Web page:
When bugs attack: how video game publishers can survive game-breaking problems

When bugs attack: how video game publishers can survive game-breaking problems

June 18, 2013
When bugs attack: how video game publishers can survive game-breaking problems

With the enormous pressure and strict deadlines heaped upon today’s big-budget video games, release-day bugs are inevitable. Customers usually write harmless bugs off as forgivable (and even fun) anomalies, but occasionally more widespread and/or destructive bugs manage to slip through.

When first-person fantasy mega-hit The Elder Scrolls V: Skyrim was released—on its much-hyped release date of 11/11/11—customer reception was generally very positive. That is, until some players who had purchased the game for Sony’s PlayStation 3 console began reporting a particularly cruel bug that slowed the game to an unplayable crawl. Skyrim publisher Bethesda Softworks released a patch update (five months into the game’s release) that seemed to put a stop to the problem. However, the episode left the publisher with a reputation for shipping games too early and most likely had an adverse affect on sales for Skyrim’s PS3 release.

So, assuming that a solution needs to be more robust than “stop releasing game-breaking bugs,” what can video game publishers do to prevent release-day bugs from becoming customer service nightmares?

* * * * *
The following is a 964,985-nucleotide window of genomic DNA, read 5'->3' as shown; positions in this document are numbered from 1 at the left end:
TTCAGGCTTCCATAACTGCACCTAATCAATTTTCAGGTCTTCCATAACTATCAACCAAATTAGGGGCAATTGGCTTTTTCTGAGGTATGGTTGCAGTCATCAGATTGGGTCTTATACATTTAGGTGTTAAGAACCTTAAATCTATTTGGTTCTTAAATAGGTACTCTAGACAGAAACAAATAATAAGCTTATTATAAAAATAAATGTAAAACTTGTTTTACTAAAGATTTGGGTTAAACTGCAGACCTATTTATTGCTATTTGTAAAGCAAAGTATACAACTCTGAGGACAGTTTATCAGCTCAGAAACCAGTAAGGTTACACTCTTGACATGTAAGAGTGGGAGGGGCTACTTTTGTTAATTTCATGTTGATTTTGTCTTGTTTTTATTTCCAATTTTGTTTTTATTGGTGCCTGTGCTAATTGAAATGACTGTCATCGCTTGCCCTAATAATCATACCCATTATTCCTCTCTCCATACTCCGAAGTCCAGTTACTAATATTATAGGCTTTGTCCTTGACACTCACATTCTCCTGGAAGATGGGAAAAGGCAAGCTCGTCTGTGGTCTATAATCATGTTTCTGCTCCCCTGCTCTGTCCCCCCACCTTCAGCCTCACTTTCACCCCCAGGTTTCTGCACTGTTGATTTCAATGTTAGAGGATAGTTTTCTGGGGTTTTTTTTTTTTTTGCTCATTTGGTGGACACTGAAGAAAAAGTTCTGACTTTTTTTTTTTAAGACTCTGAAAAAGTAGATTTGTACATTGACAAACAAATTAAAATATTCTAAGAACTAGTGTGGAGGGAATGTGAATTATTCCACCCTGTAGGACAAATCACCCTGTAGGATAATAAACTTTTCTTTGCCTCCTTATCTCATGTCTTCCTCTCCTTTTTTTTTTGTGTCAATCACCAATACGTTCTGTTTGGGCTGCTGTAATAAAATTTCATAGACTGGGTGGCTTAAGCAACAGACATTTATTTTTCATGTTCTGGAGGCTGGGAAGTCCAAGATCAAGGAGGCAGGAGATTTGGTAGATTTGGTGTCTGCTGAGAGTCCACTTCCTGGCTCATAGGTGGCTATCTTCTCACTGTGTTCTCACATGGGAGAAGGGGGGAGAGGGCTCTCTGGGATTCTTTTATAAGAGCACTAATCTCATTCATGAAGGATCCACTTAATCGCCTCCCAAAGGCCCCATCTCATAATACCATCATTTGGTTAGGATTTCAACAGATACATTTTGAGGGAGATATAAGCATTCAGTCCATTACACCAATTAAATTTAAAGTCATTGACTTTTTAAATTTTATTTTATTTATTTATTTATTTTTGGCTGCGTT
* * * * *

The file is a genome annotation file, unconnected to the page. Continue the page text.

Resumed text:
• Own up to the problem. So your release didn’t go as smoothly as planned. Things happen! Your loyal customers, particularly those who are devoted enough to buy your games for full price in the first weeks of release, have an amazing capacity for forgiveness—and being transparent about the problem lets you tell the story yourself.
  • Provide updates on the situation. When a software product doesn’t work as advertised, customers expect that it will be fixed, and video games are no different. Experiencing a destructive bug can be a frustrating experience, but being aware that a publisher takes its players’ frustration seriously and wants to resolve the issue can make a huge difference in the way your brand is perceived.
  • Make it right. Newly released video games command premium price tags, so launch-day bugs are most likely to affect customers who have paid for the privilege of being early adopters. And while in some situations it may be fair for them to expect some sort of restitution, a make-good doesn’t need to cost publishers a pound of flesh. These days, most big-budget releases are updated with additional downloadable content—new chapters, powerful characters or items, or even a change of clothes—that customers can buy to expand the game. Offering customers an opportunity to register their complaints (and contact information) in exchange for a piece of free downloadable content shows them that you want to make up for the mistake, and also allows you to communicate further updates directly to the affected players.

While gamers tend to be more vocal through social media channels than customers in many other product categories, their needs are the same as any other: They want to buy with confidence and expect a clear and speedy path toward resolution when games fail to meet basic quality-control standards. Bugs are a fact of life for new releases, and gamers are well aware—it’s the way those bugs are addressed that can have a profound effect on the success of current and future titles.

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